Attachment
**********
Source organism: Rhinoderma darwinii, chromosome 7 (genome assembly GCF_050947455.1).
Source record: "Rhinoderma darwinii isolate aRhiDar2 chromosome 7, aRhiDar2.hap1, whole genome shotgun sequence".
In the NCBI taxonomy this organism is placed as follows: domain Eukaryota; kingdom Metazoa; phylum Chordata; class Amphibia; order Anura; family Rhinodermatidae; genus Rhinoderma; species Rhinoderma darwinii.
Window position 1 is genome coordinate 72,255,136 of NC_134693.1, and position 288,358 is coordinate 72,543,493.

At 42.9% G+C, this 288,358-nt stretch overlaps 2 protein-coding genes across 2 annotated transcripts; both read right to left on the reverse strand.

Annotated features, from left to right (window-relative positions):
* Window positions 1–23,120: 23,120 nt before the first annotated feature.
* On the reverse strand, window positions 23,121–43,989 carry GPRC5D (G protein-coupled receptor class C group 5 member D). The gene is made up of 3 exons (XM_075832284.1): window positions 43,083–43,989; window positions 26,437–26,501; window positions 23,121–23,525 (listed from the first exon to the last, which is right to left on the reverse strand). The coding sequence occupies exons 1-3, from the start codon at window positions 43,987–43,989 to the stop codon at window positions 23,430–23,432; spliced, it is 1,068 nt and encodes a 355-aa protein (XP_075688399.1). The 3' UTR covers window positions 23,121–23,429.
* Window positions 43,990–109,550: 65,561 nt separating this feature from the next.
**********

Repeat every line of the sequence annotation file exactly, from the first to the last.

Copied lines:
Source organism: Rhinoderma darwinii, chromosome 7 (genome assembly GCF_050947455.1).
Source record: "Rhinoderma darwinii isolate aRhiDar2 chromosome 7, aRhiDar2.hap1, whole genome shotgun sequence".
In the NCBI taxonomy this organism is placed as follows: domain Eukaryota; kingdom Metazoa; phylum Chordata; class Amphibia; order Anura; family Rhinodermatidae; genus Rhinoderma; species Rhinoderma darwinii.
Window position 1 is genome coordinate 72,255,136 of NC_134693.1, and position 288,358 is coordinate 72,543,493.

At 42.9% G+C, this 288,358-nt stretch overlaps 2 protein-coding genes across 2 annotated transcripts; both read right to left on the reverse strand.

Annotated features, from left to right (window-relative positions):
* Window positions 1–23,120: 23,120 nt before the first annotated feature.
* On the reverse strand, window positions 23,121–43,989 carry GPRC5D (G protein-coupled receptor class C group 5 member D). The gene is made up of 3 exons (XM_075832284.1): window positions 43,083–43,989; window positions 26,437–26,501; window positions 23,121–23,525 (listed from the first exon to the last, which is right to left on the reverse strand). The coding sequence occupies exons 1-3, from the start codon at window positions 43,987–43,989 to the stop codon at window positions 23,430–23,432; spliced, it is 1,068 nt and encodes a 355-aa protein (XP_075688399.1). The 3' UTR covers window positions 23,121–23,429.
* Window positions 43,990–109,550: 65,561 nt separating this feature from the next.